Mormons believe that marriage is ordained of God. In Mormon culture, there are two types of marriage.
Families can be Together Forever
Marriage for eternity. Mormons believe that, if performed by one who possesses the appropriate priesthood authority, a marriage can last forever, even beyond death. Indeed, marriage is considered essential for eternal progression in this life and in the next. Mormons call these kind of eternal marriages “sealings.” Children can also be sealed to parents, so that in addition to marital bonds other familial bonds can also be eternal. Because sealings are so sacred and so essential to spiritual progression, they are performed only in LDS temples and so are sometimes called “temple marriages.” ()
The Church has taken special care, especially in recent years, to offer support to those who for whatever reason are unable to enjoy the blessings of an eternal marriage. While the Mormon lifestyle is very family-centered, single adults and others who have not received the blessings of a temple marriage nevertheless make significant contributions to the Mormon community. God will bless them for their faithfulness. Elder Dallin H. Oaks explained in 1996 that persons who through no fault of their own are unable to enjoy eternal marriage in this life will not be penalized in the life to come if they remain faithful in keeping God’s commandments.
Marriage for time. Marriage for time is limited by the traditional “until death do you part.” In the LDS community such marriages are typically performed in LDS chapels, usually by LDS bishops. The reasons for choosing to marry for time are many and include the following:
Once the decision is made to marry, preparation for eternal marriage can take up to a year depending on the couple’s individual circumstances and prior Church experience/activity. Although the Church discourages it, some couples choose to marry for time before the preparation for eternal marriage is complete. In such cases, an additional year of preparation is required before a temple marriage can be performed.
One spouse may not be interested in preparing for eternal marriage. This is often the case when Mormons marry those of other faiths.
Those living in cohabitation (domestic-partnership) relationships who are interested in converting to Mormonism marry for time in order to qualify for baptism. After one year of growth and learning in the Church, such couples can subsequently be married for eternity.
The typical preparation for an eternal marriage includes regular Church attendance and obedience to God’s commandments.
For a newly converted married couple, preparation for a temple marriage includes one year of full activity in the Church.
For a married convert whose spouse chooses 1) not to become a member of the Church or 2) not to prepare for an eternal marriage, temple marriage is not possible. In such cases, however, Elder Oaks’ 1996 quote, cited above, certainly applies. Those who do all in their power to follow Christ but, by no fault of their own, are unable to enjoy a temple marriage in this life, will not be denied any blessings in the life to come. Many Mormons find themselves in this situation. These faithful members make important contributions and are valued members of the LDS community.
Mormons believe that after this life human beings continue to progress spiritually. We consider baptism and other ordinances, performed by those authorized of God, to be important steps in this spiritual progression. Many of our progenitors, however, did not have the opportunity to receive these ordinances. Many were born during times when the authority to act in the name of Godóthe authority to baptize, for exampleówas not had on the earth. Still others lived in countries where the gospel had not yet been preached. Only an unjust God would limit such individuals’ eternal progression. Progression must depend on personal choice, not factors beyond human control. In order to prevent this injustice, God has provided a way that those who have gone before us can receive the essential gospel ordinances. ()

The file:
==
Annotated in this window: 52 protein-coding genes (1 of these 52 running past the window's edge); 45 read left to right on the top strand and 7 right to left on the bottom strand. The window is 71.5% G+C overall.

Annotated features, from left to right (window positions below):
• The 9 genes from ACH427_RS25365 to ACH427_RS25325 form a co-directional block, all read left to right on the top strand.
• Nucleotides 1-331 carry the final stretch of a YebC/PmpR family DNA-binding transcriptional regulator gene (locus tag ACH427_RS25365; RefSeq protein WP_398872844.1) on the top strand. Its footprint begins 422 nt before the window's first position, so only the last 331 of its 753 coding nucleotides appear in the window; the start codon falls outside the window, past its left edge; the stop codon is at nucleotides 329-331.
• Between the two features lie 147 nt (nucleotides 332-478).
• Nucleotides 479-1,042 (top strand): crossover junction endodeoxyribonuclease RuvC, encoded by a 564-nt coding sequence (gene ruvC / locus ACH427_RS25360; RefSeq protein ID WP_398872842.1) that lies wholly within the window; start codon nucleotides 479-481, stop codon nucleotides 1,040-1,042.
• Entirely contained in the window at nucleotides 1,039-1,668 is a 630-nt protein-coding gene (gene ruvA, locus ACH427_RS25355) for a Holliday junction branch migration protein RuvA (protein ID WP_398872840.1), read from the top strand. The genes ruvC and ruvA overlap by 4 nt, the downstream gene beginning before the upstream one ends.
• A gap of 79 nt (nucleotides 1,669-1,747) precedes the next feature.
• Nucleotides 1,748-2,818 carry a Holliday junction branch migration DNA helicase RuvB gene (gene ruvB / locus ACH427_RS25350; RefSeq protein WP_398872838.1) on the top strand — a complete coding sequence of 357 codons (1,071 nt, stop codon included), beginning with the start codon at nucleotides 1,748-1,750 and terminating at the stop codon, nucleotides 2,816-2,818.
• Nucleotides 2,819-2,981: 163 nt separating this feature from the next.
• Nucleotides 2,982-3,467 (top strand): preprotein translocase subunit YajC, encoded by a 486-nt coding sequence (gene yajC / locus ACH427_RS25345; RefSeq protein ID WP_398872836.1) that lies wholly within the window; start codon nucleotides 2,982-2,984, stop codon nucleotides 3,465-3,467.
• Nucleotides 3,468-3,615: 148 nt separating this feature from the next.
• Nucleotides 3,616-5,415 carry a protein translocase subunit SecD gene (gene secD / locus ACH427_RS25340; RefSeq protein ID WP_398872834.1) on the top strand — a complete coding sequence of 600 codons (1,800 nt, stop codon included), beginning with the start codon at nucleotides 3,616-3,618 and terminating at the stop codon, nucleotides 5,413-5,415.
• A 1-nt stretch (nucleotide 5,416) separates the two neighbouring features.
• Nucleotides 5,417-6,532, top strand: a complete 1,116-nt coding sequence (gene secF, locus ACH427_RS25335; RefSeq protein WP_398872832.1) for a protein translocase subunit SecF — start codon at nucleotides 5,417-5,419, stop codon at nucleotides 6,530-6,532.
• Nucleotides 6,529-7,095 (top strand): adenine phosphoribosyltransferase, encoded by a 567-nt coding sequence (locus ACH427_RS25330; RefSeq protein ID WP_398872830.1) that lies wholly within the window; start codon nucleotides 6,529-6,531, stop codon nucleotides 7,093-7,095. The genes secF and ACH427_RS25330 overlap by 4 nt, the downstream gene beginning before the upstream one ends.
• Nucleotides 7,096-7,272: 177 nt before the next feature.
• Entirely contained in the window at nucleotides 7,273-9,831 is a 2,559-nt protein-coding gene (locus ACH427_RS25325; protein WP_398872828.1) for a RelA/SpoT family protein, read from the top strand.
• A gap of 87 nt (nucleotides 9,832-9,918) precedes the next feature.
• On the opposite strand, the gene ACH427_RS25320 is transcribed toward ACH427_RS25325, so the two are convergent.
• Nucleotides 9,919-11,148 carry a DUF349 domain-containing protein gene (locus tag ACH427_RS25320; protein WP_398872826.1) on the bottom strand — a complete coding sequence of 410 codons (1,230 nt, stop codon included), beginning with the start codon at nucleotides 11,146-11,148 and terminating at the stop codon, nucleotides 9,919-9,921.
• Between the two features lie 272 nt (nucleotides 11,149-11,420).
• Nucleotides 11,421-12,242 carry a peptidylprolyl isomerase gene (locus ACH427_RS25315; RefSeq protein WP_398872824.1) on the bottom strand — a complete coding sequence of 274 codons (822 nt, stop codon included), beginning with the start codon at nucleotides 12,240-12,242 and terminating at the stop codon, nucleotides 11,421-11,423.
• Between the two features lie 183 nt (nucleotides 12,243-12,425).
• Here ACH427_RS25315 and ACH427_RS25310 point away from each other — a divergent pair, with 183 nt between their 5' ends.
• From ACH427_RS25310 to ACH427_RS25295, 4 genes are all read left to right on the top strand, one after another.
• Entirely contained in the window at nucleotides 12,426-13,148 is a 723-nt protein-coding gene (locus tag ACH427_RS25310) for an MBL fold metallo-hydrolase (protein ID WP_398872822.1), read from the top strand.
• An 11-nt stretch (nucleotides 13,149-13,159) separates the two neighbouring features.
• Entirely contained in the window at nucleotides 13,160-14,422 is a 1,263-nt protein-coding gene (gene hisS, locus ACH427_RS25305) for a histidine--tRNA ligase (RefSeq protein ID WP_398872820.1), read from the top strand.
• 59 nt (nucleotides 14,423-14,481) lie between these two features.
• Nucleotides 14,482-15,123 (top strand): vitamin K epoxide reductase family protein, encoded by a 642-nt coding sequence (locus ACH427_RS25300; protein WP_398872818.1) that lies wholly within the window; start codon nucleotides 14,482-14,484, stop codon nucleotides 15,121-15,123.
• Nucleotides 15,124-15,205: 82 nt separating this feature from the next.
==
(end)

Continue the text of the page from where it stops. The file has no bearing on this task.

Mormons believe that between His death and resurrection, Christ visited those in the spirit world who had never had the chance to learn of His gospel or receive essential gospel ordinances. He preached to them and established a missionary program, sending those who had received the gospel to teach those who had not. Through these efforts, many of our ancestors have accepted Christ’s gospel. As these converts lack physical bodies, however, ordinances such as baptism are not possible.
Members of the Church on earth research their family history. As they learn about their family’s past, they submit individual information about their ancestors to LDS temples.
In temples, Mormons vicariously perform baptisms and other ordinances in behalf of their ancestors. Those in the spirit world are thus given the opportunity to accept or reject essential ordinances, in harmony with the concept of free agency.
The effects of vicarious temple work on the living are profoundly positive. Vicarious temple work expands the Mormon emphasis on the immediate family to include generations past. It helps Mormons better understand their roots and their place in God’s plan for humanity. Malachi 4:5-6 teaches, “Behold, I will send you Elijah the prophet before the coming of the great and dreadful day of the LORD: And he shall turn the heart of the fathers to the children, and the heart of the children to their fathers, lest I come and smite the earth with a curse.” Mormons believe this “turning of the hearts” is family history work and the subsequent work done in temples, work that unites families across generations.